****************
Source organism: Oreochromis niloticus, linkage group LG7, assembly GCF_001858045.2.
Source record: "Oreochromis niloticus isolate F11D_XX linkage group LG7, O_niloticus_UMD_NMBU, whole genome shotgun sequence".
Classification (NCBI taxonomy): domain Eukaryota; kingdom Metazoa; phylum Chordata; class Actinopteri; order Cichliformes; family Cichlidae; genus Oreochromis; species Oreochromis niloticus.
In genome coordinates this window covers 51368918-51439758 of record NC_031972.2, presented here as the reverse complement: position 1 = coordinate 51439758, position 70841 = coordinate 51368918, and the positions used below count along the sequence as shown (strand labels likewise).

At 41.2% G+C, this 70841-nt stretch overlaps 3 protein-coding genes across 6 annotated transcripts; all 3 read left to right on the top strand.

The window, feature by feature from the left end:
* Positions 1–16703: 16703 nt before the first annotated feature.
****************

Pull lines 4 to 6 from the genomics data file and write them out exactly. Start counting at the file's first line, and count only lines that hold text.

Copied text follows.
In genome coordinates this window covers 51368918-51439758 of record NC_031972.2, presented here as the reverse complement: position 1 = coordinate 51439758, position 70841 = coordinate 51368918, and the positions used below count along the sequence as shown (strand labels likewise).

At 41.2% G+C, this 70841-nt stretch overlaps 3 protein-coding genes across 6 annotated transcripts; all 3 read left to right on the top strand.

The window, feature by feature from the left end: